“Know thyself.” – Ancient Greek aphorism
“Yeah, but more importantly, be thyself.” – People and Chairs
A few years ago I met a woman I’ll call Jane, who wanted to get into advertising. She did stand-up and improv, and we chatted about the comedy scene for a while.
I reviewed her portfolio and made some suggestions. When we said goodbye, she handed me a business card that read: Jane Doe – “That Funny Girl.”
“Jane,” I said, “your card says ‘That funny girl.’ But we’ve just talked for almost an hour and the whole time you were very reserved, even when you were talking about comedy. Not only that, but there’s nothing funny in your book.”
(Full disclosure: She was later hired by a big agency, so what do I know?)
The point is, I have no doubt that she was funny. But for whatever reason, she wasn’t showing it. By trying to act “professional,” she missed an opportunity to connect.
Compare that with the business card above. When I saw it I smiled. It’s exactly the kind of business card you’d expect Steve Martin to have.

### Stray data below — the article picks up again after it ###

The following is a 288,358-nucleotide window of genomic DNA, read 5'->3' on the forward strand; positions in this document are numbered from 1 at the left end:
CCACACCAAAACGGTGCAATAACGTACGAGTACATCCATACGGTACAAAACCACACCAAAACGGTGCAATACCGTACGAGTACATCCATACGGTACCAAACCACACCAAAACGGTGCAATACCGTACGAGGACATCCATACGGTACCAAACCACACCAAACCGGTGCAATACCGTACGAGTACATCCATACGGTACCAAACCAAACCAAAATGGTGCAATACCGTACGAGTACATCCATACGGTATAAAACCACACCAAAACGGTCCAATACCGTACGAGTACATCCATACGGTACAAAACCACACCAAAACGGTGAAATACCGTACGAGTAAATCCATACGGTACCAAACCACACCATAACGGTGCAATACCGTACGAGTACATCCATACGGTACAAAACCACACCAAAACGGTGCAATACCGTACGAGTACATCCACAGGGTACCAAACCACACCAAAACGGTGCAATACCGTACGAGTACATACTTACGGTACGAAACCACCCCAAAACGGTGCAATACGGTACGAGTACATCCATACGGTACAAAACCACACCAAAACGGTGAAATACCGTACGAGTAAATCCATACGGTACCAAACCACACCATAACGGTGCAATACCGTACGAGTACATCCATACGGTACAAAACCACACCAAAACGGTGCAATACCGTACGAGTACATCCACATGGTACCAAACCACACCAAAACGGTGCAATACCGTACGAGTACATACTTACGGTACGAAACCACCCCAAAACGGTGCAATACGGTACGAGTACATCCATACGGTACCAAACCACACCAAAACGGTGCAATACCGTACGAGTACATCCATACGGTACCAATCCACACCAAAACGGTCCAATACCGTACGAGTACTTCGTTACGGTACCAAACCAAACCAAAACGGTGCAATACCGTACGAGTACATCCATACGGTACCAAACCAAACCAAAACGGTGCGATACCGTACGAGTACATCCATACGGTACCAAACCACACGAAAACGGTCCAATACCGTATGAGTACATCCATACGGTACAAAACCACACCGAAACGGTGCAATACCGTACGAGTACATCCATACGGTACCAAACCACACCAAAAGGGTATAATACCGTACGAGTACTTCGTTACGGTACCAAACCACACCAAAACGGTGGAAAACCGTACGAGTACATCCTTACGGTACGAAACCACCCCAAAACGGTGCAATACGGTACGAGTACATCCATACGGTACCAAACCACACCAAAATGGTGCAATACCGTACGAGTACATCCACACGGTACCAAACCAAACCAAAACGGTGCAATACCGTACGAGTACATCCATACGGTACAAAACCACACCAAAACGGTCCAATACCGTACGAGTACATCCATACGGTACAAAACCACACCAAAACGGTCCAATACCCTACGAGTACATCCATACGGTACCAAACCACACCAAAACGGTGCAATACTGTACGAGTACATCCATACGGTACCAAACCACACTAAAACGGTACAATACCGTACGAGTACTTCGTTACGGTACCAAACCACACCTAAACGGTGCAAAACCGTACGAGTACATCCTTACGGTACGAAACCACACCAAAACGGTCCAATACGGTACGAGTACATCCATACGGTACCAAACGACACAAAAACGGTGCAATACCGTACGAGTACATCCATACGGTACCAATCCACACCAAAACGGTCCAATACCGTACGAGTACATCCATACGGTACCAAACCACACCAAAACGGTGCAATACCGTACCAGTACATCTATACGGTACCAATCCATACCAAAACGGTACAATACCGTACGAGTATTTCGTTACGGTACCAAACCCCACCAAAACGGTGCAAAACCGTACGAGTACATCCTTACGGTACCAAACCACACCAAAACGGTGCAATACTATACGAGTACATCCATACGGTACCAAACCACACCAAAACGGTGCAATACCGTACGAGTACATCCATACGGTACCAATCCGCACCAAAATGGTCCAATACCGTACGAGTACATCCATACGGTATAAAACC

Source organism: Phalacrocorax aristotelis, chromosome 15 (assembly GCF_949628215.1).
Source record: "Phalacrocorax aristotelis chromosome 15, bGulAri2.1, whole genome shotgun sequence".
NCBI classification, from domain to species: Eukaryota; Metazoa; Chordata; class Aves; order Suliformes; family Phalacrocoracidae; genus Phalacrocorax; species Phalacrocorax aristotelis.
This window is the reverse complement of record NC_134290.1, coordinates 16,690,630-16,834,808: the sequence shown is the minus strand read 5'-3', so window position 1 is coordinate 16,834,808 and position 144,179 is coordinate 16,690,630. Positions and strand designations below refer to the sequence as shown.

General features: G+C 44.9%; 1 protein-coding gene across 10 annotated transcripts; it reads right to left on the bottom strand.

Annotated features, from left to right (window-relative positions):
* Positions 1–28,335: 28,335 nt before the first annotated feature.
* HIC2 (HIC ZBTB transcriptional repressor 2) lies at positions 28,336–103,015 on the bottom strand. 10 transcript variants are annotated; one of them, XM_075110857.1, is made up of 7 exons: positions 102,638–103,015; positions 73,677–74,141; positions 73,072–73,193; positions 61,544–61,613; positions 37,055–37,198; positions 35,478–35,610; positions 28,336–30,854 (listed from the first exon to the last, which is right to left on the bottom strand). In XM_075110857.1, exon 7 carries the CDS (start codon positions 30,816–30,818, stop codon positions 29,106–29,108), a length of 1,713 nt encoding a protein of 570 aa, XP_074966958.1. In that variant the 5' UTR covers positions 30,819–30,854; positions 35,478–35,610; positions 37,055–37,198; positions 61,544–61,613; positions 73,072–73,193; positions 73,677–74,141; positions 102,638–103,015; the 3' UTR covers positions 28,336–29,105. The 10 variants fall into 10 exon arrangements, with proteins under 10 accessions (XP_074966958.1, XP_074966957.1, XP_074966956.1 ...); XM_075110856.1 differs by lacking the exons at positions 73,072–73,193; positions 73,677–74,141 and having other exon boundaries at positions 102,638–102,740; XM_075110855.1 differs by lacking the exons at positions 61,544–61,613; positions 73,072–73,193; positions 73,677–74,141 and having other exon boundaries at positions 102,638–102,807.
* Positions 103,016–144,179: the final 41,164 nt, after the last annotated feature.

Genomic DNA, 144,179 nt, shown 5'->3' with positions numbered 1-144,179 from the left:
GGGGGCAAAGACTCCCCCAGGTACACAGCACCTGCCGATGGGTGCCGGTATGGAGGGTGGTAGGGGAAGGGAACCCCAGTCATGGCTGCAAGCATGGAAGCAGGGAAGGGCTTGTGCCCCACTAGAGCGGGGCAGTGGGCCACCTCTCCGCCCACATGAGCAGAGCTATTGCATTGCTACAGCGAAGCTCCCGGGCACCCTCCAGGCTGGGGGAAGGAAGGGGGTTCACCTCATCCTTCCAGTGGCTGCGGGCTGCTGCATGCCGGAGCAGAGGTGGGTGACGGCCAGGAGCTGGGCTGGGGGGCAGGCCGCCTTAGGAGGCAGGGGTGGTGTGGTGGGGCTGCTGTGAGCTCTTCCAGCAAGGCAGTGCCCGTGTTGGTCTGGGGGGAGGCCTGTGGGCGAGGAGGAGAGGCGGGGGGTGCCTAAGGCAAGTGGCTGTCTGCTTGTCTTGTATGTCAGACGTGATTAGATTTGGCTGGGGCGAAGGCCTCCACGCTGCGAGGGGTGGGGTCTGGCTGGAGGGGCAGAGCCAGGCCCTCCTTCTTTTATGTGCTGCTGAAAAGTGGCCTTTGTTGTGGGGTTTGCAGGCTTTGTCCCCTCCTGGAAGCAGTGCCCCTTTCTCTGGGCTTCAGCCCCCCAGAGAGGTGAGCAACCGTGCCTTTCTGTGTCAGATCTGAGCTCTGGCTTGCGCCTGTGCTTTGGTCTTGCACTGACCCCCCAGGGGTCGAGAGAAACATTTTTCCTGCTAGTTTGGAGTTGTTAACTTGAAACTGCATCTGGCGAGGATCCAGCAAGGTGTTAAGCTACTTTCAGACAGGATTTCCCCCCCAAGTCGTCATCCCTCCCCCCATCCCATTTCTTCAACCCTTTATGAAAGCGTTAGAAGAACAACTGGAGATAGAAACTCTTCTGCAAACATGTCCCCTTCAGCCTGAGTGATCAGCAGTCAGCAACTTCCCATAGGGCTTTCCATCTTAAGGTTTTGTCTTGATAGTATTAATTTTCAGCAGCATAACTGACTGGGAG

In his memoir, Born Standing Up, Martin recalls his first stand-up gig. Even though it was written 40-some years ago, the material is as fresh and as Steve Martin-ish as anything from 2013.
“Be obsequious, purple, and clairvoyant” is one of the greatest lines ever written, in my humble opinion. Not only that, but I can’t imagine any other comedian writing it.
Steve Martin knows who he is, and he’s made a career out of being different. Out of being himself.
“Walk into a room like you belong there.” – Ed McMahon
In stressful situations like auditions or interviews, it’s easy to clam up and let fear take over. Self-doubt creeps in and you start to think, “How can I impress this person?” At that moment, you won’t impress anyone – guaranteed.
The most successful people I know treat these situations just like any other. They bring their authentic self, and let go of preconceived expectations about possible outcomes. If someone doesn’t like them, that’s OK, because they’ll connect with someone who does want what they have to offer.